Linking Fluid Densimetry and Molecular Simulation: Adsorption Behavior of Carbon Dioxide on Planar Gold Surfaces
C Tietz and M Sekulla and XX Yang and R Schmid and M Richter, INDUSTRIAL & ENGINEERING CHEMISTRY RESEARCH, 59, 13283-13289 (2020).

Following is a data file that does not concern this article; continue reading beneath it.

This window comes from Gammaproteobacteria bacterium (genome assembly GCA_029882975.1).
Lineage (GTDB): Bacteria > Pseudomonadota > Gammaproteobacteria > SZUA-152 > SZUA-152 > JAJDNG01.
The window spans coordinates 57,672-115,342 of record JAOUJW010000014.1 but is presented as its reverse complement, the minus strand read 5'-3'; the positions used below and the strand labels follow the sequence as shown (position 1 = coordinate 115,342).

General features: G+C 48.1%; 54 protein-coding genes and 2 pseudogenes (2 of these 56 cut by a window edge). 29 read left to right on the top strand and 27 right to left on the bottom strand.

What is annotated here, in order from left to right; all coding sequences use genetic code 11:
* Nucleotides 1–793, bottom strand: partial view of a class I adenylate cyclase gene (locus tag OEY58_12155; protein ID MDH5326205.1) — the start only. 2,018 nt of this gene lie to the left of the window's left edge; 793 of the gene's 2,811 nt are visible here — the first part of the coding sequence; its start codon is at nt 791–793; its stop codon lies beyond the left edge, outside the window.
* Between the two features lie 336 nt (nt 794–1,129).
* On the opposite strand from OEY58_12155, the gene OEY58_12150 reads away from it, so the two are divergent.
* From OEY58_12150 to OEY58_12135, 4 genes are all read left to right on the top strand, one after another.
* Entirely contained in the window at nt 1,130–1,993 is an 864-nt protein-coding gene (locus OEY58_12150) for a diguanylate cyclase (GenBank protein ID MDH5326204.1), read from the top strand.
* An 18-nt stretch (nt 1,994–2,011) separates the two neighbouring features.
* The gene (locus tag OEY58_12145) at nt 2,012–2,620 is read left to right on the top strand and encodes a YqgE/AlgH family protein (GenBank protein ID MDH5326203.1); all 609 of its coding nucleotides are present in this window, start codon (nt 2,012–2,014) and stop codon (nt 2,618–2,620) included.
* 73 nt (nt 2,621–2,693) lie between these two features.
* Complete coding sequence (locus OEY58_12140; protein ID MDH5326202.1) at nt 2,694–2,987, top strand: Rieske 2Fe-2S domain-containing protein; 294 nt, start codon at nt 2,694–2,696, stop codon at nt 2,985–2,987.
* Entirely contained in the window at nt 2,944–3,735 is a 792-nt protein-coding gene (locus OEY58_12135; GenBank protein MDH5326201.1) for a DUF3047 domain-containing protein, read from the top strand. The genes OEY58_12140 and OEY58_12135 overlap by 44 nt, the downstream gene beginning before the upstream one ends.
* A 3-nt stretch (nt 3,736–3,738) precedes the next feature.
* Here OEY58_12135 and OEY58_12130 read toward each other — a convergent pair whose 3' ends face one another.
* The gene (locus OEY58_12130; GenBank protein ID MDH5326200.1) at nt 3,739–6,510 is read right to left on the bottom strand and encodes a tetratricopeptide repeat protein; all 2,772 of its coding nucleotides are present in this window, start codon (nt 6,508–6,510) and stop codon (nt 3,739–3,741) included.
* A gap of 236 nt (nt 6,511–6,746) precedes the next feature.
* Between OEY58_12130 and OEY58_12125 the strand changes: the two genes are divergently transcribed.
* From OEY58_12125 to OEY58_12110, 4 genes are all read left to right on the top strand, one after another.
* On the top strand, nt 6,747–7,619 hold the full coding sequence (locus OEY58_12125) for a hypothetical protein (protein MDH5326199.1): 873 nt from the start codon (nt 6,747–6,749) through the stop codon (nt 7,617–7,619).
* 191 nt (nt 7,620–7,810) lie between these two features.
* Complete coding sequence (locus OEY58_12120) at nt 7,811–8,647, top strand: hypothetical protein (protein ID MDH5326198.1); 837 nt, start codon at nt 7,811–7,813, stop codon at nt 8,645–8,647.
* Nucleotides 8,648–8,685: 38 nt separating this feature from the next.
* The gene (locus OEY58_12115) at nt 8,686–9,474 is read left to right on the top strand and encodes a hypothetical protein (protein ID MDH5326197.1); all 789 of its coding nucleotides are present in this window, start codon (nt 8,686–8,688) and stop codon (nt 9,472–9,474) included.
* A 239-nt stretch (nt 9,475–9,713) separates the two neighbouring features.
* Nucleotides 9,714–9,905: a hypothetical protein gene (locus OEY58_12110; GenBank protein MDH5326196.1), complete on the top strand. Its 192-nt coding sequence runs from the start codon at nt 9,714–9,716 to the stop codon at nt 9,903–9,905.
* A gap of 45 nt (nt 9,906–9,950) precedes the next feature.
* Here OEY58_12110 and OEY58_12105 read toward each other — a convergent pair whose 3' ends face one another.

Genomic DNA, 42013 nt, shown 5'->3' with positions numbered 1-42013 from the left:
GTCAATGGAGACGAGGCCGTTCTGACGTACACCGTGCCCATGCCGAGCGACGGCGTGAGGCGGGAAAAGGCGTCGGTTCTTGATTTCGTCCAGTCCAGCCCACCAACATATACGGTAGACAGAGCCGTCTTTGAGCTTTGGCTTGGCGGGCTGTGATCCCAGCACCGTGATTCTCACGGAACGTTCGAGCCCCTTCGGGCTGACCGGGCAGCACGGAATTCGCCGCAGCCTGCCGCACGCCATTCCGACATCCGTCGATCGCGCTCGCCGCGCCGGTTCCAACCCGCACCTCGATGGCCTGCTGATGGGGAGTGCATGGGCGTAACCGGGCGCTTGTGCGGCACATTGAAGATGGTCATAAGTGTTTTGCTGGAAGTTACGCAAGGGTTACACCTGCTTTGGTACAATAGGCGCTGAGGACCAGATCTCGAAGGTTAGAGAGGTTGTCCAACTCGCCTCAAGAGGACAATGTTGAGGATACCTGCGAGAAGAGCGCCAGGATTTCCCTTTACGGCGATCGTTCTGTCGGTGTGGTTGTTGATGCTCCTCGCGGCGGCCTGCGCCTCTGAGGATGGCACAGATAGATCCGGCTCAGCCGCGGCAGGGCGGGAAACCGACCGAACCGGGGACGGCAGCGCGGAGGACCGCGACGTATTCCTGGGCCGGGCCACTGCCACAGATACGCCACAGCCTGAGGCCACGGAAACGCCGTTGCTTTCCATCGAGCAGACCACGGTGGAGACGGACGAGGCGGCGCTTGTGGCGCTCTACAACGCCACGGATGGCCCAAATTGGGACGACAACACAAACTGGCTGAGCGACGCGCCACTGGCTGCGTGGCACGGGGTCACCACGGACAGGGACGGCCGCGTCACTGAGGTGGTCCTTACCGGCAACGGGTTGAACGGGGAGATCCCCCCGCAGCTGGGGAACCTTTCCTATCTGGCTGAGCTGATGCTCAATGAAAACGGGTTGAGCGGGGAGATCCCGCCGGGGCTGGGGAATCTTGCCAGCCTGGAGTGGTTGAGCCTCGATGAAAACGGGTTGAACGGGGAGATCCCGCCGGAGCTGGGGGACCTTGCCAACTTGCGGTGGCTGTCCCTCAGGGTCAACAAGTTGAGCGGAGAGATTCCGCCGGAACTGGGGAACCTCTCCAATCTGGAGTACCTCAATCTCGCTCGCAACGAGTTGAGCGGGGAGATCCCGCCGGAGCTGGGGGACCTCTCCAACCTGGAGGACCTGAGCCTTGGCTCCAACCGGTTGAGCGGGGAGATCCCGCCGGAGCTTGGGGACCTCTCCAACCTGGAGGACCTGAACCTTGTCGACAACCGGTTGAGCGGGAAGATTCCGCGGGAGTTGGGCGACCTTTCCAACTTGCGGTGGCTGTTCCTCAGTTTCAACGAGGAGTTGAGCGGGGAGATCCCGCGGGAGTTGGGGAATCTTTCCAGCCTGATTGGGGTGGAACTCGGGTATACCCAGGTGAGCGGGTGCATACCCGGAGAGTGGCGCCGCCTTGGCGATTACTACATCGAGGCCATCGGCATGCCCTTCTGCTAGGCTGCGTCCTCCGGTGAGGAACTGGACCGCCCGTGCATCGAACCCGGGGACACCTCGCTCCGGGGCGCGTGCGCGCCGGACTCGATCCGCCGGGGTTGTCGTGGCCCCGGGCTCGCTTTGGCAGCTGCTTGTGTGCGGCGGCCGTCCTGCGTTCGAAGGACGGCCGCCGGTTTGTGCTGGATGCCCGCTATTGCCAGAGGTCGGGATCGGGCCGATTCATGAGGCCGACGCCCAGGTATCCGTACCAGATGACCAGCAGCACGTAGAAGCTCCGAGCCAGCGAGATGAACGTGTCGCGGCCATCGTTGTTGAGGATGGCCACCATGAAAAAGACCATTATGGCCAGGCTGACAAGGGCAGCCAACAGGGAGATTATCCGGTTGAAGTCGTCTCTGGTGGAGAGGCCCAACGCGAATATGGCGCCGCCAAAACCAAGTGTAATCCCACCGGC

Phase equilibria of fluid substances and their mixtures are important in numerous scientific as well as industrial applications and are, therefore, a major focus of thermophysical property research. For the development and improvement of thermophysical property models, reliable experimental data are crucial. However, measurements of thermophysical properties in the vicinity of the dew line can be substantially distorted by surface phenomena such as adsorption and capillary condensation on the quasi nonporous metal surfaces of the experimental apparatuses. To support the qualitative understanding of these phenomena on an atomistic level and to estimate their impact on experiments, we performed classical molecular dynamics (MD) simulations. As a first proof-of-concept investigation, we focused on pure CO2 on an idealized face-centered cubic (fcc) 111 gold surface. The results, in compared to sorption measurements using a specially designed gold the form of an adsorption isotherm at T = 283.15 K, are sinker incorporated in an optimized gravimetric sorption analyzer. This first comparison between atomistic MD simulations and gravimetric experiments helps in assessing the applicability of our simulation technique and paves the way for a deeper understanding of the relevant surface phenomena occurring in our apparatus.
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